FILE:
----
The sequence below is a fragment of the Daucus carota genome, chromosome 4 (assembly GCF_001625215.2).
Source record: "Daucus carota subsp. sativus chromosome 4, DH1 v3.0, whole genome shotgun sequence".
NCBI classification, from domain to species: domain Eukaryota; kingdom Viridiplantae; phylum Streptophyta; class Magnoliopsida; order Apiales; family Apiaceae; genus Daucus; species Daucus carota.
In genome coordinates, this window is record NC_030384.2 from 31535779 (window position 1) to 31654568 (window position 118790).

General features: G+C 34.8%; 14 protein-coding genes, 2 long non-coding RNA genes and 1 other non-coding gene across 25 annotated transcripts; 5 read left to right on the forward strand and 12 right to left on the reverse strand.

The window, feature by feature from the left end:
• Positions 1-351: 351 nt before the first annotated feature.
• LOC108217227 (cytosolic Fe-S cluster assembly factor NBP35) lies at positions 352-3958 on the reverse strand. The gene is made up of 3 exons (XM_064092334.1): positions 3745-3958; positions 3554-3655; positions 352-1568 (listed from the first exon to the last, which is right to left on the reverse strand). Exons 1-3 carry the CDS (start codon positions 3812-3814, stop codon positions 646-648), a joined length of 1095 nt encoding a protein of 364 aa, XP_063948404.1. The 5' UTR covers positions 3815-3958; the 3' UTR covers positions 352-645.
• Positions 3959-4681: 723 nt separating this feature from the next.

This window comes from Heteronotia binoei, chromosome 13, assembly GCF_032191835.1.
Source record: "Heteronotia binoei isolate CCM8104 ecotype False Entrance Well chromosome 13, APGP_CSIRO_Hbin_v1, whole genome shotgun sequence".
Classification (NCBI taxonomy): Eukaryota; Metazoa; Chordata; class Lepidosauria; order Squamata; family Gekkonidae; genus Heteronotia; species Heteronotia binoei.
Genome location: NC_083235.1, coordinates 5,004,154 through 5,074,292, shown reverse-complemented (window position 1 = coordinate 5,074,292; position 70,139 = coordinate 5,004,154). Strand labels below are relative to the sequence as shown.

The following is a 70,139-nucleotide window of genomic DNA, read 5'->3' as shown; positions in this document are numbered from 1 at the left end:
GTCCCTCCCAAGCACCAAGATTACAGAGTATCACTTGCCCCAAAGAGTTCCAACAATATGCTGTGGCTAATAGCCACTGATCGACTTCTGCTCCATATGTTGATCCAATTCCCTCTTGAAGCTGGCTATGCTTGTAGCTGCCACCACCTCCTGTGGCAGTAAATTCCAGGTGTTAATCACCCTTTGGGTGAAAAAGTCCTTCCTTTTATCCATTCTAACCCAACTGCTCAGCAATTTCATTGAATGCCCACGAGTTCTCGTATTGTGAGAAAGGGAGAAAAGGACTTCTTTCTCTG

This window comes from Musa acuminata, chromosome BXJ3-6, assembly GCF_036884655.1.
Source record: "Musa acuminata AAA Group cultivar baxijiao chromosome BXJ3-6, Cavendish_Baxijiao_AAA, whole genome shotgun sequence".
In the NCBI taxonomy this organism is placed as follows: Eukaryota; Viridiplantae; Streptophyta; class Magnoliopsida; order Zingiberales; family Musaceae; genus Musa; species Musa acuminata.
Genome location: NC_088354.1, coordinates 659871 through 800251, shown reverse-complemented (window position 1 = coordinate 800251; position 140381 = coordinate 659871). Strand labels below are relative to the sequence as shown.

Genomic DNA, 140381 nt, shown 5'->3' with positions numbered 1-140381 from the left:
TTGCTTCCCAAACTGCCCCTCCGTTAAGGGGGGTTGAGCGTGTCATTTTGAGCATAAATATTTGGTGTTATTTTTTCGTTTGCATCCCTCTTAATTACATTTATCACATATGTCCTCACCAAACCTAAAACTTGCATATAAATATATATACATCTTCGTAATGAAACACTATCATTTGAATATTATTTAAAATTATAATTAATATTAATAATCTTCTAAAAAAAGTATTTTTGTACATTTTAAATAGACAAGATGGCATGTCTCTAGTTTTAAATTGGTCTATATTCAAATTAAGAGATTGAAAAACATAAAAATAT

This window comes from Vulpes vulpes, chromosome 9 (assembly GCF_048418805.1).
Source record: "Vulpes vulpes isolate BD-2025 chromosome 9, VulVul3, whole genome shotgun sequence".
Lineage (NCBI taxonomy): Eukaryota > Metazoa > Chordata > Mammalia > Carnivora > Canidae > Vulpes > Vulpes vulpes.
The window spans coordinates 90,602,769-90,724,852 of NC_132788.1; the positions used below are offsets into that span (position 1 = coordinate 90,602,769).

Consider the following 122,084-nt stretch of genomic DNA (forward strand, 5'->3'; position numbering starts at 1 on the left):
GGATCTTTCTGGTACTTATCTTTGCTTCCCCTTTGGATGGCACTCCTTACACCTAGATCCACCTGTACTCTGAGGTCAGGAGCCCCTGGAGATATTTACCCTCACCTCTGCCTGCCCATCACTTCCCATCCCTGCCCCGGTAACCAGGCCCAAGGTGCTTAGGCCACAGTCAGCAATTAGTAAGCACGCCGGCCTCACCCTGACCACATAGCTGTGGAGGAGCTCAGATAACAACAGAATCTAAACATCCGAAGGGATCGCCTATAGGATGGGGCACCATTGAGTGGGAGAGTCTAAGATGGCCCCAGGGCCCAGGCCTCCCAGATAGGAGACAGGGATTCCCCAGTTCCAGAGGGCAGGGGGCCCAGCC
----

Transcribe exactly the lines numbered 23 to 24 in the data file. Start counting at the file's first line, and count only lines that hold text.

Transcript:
Source record: "Vulpes vulpes isolate BD-2025 chromosome 9, VulVul3, whole genome shotgun sequence".
Lineage (NCBI taxonomy): Eukaryota > Metazoa > Chordata > Mammalia > Carnivora > Canidae > Vulpes > Vulpes vulpes.